In case you’re wondering why Zoe gets shorter, Frank in this scene tells her to take her heels off before they proceed to have sex. This simple act will define their relationship for the entire season. One will be the dominant party and the other will be the submissive party.
Here’s another example that I really like – In this scene Linda Vasquez breaks the news to Frank that he won’t be nominated for Secretary of state.
As we can tell Frank enters the room with an air of authority and pride, having helped Garret Walker win the election, and now expects his nomination in return. However he is soon brought back to earth, literally, as he sits down shocked.
However the best example of height being used to convey power is actually at the end of this scene –
Frank gets up to leave, increasing his height, coincidentally as Linda pleads with Frank that he is needed in Congress. Frank has the power in this scene as the administration needs him, a power he will later go on to exploit.
Finally my favorite shot that proves my point eloquently –
(It works so well I can’t even remember the bodyguard’s name.)
Our eyes focus on things that get our attention and we rarely focus on things that aren’t important to us. So it makes sense that character that aren’t important to the narrative or the scene would have less focus then an important character in the scene. Case in point, another great shot of the bodyguard whose name I can’t remember –
But showing character out of focus does not simply mean they are unimportant or irrelevant. In fact when a major character is shown out of focus that’s when we should be focusing. Let’s look at this single frame from another great scene –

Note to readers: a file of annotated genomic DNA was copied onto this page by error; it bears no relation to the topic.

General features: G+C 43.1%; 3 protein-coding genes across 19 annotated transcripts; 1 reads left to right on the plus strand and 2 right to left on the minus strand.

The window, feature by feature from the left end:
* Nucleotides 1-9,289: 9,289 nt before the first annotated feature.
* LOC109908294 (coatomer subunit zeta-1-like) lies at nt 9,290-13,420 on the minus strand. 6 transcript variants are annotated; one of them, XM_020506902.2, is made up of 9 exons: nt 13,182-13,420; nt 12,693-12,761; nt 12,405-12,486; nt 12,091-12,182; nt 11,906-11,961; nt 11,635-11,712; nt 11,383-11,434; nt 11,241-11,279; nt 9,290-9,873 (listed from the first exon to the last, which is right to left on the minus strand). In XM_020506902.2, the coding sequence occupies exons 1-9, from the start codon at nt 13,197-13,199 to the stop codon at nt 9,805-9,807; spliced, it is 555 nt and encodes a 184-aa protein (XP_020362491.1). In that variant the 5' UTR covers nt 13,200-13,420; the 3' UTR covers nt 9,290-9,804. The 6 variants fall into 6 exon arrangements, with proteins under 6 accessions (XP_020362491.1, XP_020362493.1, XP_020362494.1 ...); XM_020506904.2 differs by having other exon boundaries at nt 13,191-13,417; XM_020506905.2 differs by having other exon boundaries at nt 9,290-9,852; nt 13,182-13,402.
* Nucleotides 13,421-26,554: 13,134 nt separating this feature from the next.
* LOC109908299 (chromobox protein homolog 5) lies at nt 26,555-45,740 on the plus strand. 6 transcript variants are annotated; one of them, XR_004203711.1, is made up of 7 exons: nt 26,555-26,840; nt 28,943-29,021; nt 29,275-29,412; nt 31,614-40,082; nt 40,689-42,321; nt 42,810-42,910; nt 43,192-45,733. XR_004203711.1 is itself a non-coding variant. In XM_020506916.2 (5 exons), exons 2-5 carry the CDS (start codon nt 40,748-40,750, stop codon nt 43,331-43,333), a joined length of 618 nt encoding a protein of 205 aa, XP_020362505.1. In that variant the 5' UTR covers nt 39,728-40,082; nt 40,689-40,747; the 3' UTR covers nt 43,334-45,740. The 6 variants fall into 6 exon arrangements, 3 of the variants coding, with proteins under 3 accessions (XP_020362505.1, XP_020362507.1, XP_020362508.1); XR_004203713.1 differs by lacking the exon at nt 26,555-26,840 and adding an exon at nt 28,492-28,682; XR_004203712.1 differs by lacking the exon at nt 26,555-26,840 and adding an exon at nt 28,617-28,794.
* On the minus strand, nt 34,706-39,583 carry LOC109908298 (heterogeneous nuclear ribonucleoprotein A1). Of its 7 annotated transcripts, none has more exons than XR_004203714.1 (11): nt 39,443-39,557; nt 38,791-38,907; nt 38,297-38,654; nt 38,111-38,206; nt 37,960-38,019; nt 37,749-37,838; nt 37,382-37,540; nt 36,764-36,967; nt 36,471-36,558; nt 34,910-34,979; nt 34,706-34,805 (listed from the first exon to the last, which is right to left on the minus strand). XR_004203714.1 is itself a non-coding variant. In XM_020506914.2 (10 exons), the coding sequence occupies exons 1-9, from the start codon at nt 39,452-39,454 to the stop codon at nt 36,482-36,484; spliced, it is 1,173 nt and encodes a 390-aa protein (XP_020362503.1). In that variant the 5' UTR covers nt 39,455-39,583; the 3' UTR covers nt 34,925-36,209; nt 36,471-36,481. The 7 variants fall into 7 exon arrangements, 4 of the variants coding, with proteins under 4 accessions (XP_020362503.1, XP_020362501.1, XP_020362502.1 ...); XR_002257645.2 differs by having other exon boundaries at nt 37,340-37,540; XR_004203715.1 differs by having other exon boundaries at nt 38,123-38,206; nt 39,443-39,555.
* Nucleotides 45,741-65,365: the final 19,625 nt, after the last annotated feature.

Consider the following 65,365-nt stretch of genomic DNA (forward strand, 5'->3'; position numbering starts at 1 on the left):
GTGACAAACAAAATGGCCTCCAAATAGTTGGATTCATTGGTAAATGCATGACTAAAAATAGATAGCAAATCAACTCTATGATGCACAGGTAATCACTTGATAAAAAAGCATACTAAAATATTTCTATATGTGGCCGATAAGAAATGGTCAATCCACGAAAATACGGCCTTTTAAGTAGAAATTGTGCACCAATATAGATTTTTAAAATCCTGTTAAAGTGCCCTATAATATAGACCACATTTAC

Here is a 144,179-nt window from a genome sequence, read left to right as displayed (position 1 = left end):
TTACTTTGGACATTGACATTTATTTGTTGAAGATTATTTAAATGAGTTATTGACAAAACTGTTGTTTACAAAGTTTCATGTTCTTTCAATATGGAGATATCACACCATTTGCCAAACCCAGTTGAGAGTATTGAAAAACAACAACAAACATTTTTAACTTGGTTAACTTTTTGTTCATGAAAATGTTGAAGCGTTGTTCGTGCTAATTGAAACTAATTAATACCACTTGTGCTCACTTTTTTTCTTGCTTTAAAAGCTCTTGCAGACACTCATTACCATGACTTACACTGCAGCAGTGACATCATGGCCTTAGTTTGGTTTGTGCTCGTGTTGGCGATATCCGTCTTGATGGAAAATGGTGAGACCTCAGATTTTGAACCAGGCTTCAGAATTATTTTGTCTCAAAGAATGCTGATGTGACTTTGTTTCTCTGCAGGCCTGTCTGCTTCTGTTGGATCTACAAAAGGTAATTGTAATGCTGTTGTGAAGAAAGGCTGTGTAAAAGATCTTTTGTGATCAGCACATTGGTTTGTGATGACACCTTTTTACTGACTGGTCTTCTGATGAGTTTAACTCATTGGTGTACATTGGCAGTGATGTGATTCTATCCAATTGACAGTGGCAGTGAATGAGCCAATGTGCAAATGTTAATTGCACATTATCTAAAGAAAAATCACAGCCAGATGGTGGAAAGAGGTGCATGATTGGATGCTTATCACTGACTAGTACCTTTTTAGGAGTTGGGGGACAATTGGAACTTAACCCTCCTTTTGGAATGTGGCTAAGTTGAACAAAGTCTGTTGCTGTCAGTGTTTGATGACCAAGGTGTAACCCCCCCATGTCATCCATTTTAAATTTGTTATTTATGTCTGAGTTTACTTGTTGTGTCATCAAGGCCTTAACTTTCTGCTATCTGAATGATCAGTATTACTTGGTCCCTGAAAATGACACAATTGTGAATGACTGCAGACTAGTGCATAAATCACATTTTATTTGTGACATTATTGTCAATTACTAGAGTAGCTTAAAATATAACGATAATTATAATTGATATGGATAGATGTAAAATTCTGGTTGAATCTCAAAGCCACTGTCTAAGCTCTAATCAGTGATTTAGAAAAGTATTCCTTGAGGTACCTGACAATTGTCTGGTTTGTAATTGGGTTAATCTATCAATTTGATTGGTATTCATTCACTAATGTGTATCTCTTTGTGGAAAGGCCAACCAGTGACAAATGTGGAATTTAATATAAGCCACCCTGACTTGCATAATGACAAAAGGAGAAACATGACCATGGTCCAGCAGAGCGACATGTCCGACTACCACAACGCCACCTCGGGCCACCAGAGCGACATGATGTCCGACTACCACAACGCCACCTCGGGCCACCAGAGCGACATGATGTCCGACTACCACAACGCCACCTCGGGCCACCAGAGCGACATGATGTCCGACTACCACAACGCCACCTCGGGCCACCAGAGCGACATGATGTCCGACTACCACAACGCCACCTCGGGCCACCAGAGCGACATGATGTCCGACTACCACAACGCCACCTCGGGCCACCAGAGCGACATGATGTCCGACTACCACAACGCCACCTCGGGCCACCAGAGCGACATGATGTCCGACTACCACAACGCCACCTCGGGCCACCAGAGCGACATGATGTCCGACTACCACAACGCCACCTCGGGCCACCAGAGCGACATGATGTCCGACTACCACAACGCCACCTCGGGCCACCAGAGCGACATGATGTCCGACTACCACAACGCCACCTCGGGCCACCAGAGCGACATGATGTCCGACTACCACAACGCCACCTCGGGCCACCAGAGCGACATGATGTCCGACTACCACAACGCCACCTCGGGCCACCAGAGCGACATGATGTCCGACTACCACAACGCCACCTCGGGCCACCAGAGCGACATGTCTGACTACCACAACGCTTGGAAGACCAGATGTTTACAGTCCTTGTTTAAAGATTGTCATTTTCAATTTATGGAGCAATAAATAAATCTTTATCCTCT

Focus doesn’t just represent irrelevancy in the scene, but also outside. These shots come the scene straight after Frank returns home to bring the bad news that he didn’t get the nomination. Frank feels irrelevant, and him being out of focus reflects his diminishing self esteem. Focus in this context reflects attention and after Claire walks away Frank feels alone.
Another great shot where we see one of Peter’s friends accuse him of losing integrity of the closing of a shipyard.
While we’re on the topic of attention, let’s also take a look at how eyelines within the frame can be used to convey power. As with the previous section we know how important attention on character is, so let’s take a look at another shot where attention is taken away from a character making them seem more vulnerable.
Frank looks on as Peter and Christina Gallagher discuss Frank’s proposal. In this scene, later on in the series, Frank is fearful that Peter will reveal the secret that he persuaded a former college editor to falsify testimony. Frank is established as the outsider in Peter’s office.
Here another good example of this –